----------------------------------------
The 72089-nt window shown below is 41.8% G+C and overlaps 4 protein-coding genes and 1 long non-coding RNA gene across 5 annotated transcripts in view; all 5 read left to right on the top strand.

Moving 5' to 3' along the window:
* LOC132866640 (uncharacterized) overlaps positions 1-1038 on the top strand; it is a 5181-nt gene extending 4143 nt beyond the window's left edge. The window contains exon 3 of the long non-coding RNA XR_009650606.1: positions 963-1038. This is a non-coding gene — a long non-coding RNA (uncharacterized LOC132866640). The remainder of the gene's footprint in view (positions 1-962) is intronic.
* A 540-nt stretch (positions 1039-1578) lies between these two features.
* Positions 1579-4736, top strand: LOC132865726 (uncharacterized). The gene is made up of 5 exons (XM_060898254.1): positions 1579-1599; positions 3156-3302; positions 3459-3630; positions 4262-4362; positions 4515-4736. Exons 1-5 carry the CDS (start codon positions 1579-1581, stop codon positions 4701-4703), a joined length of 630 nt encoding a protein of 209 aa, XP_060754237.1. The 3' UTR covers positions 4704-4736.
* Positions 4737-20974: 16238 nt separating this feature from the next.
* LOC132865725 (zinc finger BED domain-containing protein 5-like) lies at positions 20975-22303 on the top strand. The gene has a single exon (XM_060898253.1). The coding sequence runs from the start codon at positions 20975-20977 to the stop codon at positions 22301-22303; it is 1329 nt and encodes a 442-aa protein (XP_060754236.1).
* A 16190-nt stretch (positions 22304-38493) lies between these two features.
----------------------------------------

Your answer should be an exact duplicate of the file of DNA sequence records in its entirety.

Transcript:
The 72089-nt window shown below is 41.8% G+C and overlaps 4 protein-coding genes and 1 long non-coding RNA gene across 5 annotated transcripts in view; all 5 read left to right on the top strand.

Moving 5' to 3' along the window:
* LOC132866640 (uncharacterized) overlaps positions 1-1038 on the top strand; it is a 5181-nt gene extending 4143 nt beyond the window's left edge. The window contains exon 3 of the long non-coding RNA XR_009650606.1: positions 963-1038. This is a non-coding gene — a long non-coding RNA (uncharacterized LOC132866640). The remainder of the gene's footprint in view (positions 1-962) is intronic.
* A 540-nt stretch (positions 1039-1578) lies between these two features.
* Positions 1579-4736, top strand: LOC132865726 (uncharacterized). The gene is made up of 5 exons (XM_060898254.1): positions 1579-1599; positions 3156-3302; positions 3459-3630; positions 4262-4362; positions 4515-4736. Exons 1-5 carry the CDS (start codon positions 1579-1581, stop codon positions 4701-4703), a joined length of 630 nt encoding a protein of 209 aa, XP_060754237.1. The 3' UTR covers positions 4704-4736.
* Positions 4737-20974: 16238 nt separating this feature from the next.
* LOC132865725 (zinc finger BED domain-containing protein 5-like) lies at positions 20975-22303 on the top strand. The gene has a single exon (XM_060898253.1). The coding sequence runs from the start codon at positions 20975-20977 to the stop codon at positions 22301-22303; it is 1329 nt and encodes a 442-aa protein (XP_060754236.1).
* A 16190-nt stretch (positions 22304-38493) lies between these two features.